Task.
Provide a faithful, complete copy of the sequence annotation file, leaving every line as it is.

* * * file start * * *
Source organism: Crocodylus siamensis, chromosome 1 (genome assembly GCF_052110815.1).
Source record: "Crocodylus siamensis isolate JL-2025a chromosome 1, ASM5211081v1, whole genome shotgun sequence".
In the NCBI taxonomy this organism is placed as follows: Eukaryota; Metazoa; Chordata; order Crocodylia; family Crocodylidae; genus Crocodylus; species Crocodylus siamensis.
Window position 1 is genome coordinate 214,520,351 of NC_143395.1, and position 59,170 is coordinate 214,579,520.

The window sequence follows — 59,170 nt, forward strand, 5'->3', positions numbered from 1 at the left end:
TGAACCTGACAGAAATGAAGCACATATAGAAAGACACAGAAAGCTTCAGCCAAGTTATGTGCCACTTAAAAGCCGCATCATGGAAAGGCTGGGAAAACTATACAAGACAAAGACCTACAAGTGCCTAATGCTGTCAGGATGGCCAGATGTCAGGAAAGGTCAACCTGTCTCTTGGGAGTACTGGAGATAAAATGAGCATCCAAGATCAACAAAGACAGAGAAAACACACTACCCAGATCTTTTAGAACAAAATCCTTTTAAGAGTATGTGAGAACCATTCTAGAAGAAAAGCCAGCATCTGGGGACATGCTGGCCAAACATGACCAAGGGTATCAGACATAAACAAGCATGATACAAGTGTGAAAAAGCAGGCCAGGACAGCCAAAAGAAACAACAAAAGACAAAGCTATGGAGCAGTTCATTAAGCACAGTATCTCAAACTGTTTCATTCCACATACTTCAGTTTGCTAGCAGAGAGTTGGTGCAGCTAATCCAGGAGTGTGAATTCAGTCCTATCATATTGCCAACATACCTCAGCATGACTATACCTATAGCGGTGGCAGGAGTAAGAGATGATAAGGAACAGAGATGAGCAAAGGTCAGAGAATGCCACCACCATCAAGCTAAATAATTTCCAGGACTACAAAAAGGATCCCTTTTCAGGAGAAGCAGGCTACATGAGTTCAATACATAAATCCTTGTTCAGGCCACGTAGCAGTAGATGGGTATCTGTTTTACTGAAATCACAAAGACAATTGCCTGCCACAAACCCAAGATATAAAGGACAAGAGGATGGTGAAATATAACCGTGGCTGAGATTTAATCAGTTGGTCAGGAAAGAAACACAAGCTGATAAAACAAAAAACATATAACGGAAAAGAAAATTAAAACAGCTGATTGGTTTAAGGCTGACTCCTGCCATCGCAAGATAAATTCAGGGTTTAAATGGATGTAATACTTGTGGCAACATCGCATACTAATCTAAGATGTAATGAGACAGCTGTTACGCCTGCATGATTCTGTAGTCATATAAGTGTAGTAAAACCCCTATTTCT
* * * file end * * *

Source organism: Crocodylus siamensis, chromosome 1 (genome assembly GCF_052110815.1).
Source record: "Crocodylus siamensis isolate JL-2025a chromosome 1, ASM5211081v1, whole genome shotgun sequence".
In the NCBI taxonomy this organism is placed as follows: Eukaryota; Metazoa; Chordata; order Crocodylia; family Crocodylidae; genus Crocodylus; species Crocodylus siamensis.
Window position 1 is genome coordinate 214,520,351 of NC_143395.1, and position 59,170 is coordinate 214,579,520.

The window sequence follows — 59,170 nt, forward strand, 5'->3', positions numbered from 1 at the left end:
TGAACCTGACAGAAATGAAGCACATATAGAAAGACACAGAAAGCTTCAGCCAAGTTATGTGCCACTTAAAAGCCGCATCATGGAAAGGCTGGGAAAACTATACAAGACAAAGACCTACAAGTGCCTAATGCTGTCAGGATGGCCAGATGTCAGGAAAGGTCAACCTGTCTCTTGGGAGTACTGGAGATAAAATGAGCATCCAAGATCAACAAAGACAGAGAAAACACACTACCCAGATCTTTTAGAACAAAATCCTTTTAAGAGTATGTGAGAACCATTCTAGAAGAAAAGCCAGCATCTGGGGACATGCTGGCCAAACATGACCAAGGGTATCAGACATAAACAAGCATGATACAAGTGTGAAAAAGCAGGCCAGGACAGCCAAAAGAAACAACAAAAGACAAAGCTATGGAGCAGTTCATTAAGCACAGTATCTCAAACTGTTTCATTCCACATACTTCAGTTTGCTAGCAGAGAGTTGGTGCAGCTAATCCAGGAGTGTGAATTCAGTCCTATCATATTGCCAACATACCTCAGCATGACTATACCTATAGCGGTGGCAGGAGTAAGAGATGATAAGGAACAGAGATGAGCAAAGGTCAGAGAATGCCACCACCATCAAGCTAAATAATTTCCAGGACTACAAAAAGGATCCCTTTTCAGGAGAAGCAGGCTACATGAGTTCAATACATAAATCCTTGTTCAGGCCACGTAGCAGTAGATGGGTATCTGTTTTACTGAAATCACAAAGACAATTGCCTGCCACAAACCCAAGATATAAAGGACAAGAGGATGGTGAAATATAACCGTGGCTGAGATTTAATCAGTTGGTCAGGAAAGAAACACAAGCTGATAAAACAAAAAACATATAACGGAAAAGAAAATTAAAACAGCTGATTGGTTTAAGGCTGACTCCTGCCATCGCAAGATAAATTCAGGGTTTAAATGGATGTAATACTTGTGGCAACATCGCATACTAATCTAAGATGTAATGAGACAGCTGTTACGCCTGCATGATTCTGTAGTCATATAAGTGTAGTAAAACCCCTATTTCT